How much survey effort is required to assess bird assemblages in fire-prone eucalypt forests using acoustic recorders?

Publication Name

Wildlife Research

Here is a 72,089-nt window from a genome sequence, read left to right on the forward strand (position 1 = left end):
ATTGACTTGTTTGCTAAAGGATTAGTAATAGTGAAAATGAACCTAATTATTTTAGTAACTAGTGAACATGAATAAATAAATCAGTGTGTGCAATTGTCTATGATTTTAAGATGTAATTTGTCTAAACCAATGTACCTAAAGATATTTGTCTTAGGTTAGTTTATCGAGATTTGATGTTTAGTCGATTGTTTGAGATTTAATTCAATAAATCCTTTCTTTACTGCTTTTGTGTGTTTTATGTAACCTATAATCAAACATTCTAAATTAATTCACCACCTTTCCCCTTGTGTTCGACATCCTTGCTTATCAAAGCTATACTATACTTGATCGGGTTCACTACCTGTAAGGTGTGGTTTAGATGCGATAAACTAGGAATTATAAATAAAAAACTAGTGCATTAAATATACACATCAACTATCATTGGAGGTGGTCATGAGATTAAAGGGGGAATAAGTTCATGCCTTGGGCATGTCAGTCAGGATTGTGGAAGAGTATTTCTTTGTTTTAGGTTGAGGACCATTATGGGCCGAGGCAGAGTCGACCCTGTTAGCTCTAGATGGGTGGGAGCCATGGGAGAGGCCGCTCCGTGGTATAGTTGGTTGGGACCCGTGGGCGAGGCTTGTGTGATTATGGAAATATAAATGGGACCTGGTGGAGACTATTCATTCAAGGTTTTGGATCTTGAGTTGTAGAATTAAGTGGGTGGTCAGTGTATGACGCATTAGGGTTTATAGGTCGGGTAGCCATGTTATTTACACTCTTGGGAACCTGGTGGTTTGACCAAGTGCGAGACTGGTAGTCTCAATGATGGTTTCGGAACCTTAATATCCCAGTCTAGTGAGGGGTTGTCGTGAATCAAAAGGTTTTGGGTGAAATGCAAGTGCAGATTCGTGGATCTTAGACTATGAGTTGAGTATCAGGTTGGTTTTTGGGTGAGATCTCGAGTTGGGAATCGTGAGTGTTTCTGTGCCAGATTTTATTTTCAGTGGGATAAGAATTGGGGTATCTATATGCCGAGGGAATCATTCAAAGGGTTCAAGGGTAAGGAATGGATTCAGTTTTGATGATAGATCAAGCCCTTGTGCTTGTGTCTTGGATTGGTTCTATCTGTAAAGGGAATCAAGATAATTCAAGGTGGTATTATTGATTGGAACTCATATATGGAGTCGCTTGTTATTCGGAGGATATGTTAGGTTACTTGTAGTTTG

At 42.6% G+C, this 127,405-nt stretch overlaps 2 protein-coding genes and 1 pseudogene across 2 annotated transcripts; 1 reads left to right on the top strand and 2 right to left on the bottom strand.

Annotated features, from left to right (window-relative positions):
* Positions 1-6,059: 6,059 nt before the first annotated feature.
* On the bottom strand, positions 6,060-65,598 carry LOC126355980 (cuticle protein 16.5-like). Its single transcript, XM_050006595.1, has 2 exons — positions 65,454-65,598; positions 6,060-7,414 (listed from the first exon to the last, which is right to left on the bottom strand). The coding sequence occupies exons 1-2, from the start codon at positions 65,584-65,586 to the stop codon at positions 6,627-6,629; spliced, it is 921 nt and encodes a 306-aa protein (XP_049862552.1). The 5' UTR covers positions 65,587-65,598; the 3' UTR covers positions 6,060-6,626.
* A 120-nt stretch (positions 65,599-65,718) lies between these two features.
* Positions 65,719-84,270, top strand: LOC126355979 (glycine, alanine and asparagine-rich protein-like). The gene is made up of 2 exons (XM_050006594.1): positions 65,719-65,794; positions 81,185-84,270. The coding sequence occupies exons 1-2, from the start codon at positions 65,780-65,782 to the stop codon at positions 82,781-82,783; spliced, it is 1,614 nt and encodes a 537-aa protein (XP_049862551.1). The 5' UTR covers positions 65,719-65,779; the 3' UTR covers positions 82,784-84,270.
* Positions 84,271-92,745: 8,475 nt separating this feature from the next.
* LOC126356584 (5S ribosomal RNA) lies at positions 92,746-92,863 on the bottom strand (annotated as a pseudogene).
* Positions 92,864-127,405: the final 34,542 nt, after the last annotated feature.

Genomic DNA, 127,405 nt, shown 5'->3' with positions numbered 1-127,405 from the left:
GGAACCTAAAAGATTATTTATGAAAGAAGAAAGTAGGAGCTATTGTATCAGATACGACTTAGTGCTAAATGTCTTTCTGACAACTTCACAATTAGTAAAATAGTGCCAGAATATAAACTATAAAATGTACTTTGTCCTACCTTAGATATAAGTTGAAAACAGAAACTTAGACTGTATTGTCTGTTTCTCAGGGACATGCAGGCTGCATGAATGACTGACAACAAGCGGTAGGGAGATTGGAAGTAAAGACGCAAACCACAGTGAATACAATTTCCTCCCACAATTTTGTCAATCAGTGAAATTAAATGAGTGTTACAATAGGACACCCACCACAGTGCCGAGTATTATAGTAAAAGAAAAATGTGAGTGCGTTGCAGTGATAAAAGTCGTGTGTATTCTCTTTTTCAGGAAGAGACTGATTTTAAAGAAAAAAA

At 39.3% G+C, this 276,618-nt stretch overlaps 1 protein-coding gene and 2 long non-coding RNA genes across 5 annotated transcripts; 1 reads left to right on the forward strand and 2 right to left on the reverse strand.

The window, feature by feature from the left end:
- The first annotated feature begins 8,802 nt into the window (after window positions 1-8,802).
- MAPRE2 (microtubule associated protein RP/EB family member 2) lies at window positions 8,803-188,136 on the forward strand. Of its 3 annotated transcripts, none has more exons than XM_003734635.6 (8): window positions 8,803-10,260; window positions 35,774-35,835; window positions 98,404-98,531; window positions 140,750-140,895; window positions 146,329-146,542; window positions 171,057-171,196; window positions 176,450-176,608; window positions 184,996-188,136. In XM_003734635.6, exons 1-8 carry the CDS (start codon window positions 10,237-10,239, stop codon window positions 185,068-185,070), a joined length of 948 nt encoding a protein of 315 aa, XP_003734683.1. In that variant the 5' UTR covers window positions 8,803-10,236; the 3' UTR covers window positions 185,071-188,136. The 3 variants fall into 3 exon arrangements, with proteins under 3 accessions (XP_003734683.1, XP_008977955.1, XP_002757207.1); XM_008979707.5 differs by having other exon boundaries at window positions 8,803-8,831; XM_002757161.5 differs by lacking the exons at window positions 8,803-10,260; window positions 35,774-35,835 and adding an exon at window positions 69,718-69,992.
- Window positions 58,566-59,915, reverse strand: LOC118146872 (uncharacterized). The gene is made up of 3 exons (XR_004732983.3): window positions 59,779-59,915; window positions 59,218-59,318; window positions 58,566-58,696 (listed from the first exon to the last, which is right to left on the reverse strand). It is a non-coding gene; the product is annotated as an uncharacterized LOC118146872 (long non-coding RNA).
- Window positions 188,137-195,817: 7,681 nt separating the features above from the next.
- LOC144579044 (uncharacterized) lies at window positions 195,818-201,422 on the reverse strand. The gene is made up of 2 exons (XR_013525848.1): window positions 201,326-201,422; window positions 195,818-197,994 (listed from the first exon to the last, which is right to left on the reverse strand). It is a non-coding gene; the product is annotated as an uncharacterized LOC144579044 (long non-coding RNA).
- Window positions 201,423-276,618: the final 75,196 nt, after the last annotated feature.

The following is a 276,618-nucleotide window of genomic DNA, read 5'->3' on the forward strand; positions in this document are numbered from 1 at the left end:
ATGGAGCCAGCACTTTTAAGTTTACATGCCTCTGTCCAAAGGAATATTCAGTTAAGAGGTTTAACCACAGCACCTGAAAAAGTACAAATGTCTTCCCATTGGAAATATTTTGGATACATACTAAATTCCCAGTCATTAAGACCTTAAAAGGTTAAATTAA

Context: Forest fire activity is expected to increase in many parts of the globe over the course of the 21st century, with corresponding potential for heightened levels of proximate and ultimate threats to avian diversity. Landscape-scale investigations of the responses of birds in locations where current extreme fire regimes represent those expected in the future provide opportunities to identify potentially vulnerable species in advance. Autonomous acoustic recorders are well suited to survey birds in the typically large and remote natural areas with low accessibility required for these types of studies, because they offer cost-effective and relatively safe options for obtaining reliable data. Aims: The present study aimed to optimise survey using acoustic recorders to achieve a satisfactory assessment of montane dry sclerophyll forest bird assemblages using these devices. Survey completeness, or the number of species detected as a percentage of total species, was used as a metric to gauge survey suitability. Methods: Acoustic recorders were deployed in 10 ridge-top forest sites in the Blue Mountains, south-eastern Australia. Extensive field recordings were processed by an analyst, with species detected by their calls recorded in a series of 20-min samples. A results-based approach, incorporating a stopping rule that established when to conclude sampling at a site, was applied to the data. The results guided the target survey completeness and sampling effort levels assigned to a set of fixed-effort survey methods, which were subsequently evaluated. Key results: The optimal survey method involved using recordings from five 20-min sampling periods immediately following dawn for 2 days, achieving an average survey completeness level of 69%. Conclusions: The optimal survey method can obtain results that are suitable for many types of studies involving assessments of bird assemblages, because the method can detect all common and moderately common species in assemblages, plus a fair proportion of rare species. Implications: The present study has systematically developed an effective method of using autonomous acoustic recorders to research and monitor montane bird assemblages in fire-prone dry sclerophyll forests. This methodological approach may also be applied in systems subject to altered patterns of flood, storm or other extreme weather under climate change.

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